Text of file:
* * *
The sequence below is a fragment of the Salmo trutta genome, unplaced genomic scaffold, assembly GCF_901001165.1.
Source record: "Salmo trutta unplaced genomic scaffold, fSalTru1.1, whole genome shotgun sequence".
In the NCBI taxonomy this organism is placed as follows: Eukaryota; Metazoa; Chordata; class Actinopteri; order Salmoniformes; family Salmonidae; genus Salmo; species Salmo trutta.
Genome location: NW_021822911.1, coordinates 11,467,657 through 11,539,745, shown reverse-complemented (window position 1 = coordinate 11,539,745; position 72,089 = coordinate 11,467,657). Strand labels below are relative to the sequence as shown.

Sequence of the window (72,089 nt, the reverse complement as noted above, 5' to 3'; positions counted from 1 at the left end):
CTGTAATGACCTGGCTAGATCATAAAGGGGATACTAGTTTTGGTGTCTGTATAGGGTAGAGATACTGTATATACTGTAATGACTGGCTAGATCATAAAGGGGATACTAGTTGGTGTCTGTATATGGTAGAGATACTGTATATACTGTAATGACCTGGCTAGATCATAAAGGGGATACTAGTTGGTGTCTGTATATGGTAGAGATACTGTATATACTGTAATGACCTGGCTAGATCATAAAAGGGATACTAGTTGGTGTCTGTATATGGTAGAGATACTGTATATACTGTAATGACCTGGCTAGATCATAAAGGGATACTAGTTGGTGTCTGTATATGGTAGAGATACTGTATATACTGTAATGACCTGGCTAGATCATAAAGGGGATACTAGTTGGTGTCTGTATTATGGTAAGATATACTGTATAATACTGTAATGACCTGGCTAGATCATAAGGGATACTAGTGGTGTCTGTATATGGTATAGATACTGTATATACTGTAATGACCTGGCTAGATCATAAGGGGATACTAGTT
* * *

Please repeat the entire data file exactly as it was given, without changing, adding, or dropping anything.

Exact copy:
The sequence below is a fragment of the Salmo trutta genome, unplaced genomic scaffold, assembly GCF_901001165.1.
Source record: "Salmo trutta unplaced genomic scaffold, fSalTru1.1, whole genome shotgun sequence".
In the NCBI taxonomy this organism is placed as follows: Eukaryota; Metazoa; Chordata; class Actinopteri; order Salmoniformes; family Salmonidae; genus Salmo; species Salmo trutta.
Genome location: NW_021822911.1, coordinates 11,467,657 through 11,539,745, shown reverse-complemented (window position 1 = coordinate 11,539,745; position 72,089 = coordinate 11,467,657). Strand labels below are relative to the sequence as shown.

Sequence of the window (72,089 nt, the reverse complement as noted above, 5' to 3'; positions counted from 1 at the left end):
CTGTAATGACCTGGCTAGATCATAAAGGGGATACTAGTTTTGGTGTCTGTATAGGGTAGAGATACTGTATATACTGTAATGACTGGCTAGATCATAAAGGGGATACTAGTTGGTGTCTGTATATGGTAGAGATACTGTATATACTGTAATGACCTGGCTAGATCATAAAGGGGATACTAGTTGGTGTCTGTATATGGTAGAGATACTGTATATACTGTAATGACCTGGCTAGATCATAAAAGGGATACTAGTTGGTGTCTGTATATGGTAGAGATACTGTATATACTGTAATGACCTGGCTAGATCATAAAGGGATACTAGTTGGTGTCTGTATATGGTAGAGATACTGTATATACTGTAATGACCTGGCTAGATCATAAAGGGGATACTAGTTGGTGTCTGTATTATGGTAAGATATACTGTATAATACTGTAATGACCTGGCTAGATCATAAGGGATACTAGTGGTGTCTGTATATGGTATAGATACTGTATATACTGTAATGACCTGGCTAGATCATAAGGGGATACTAGTT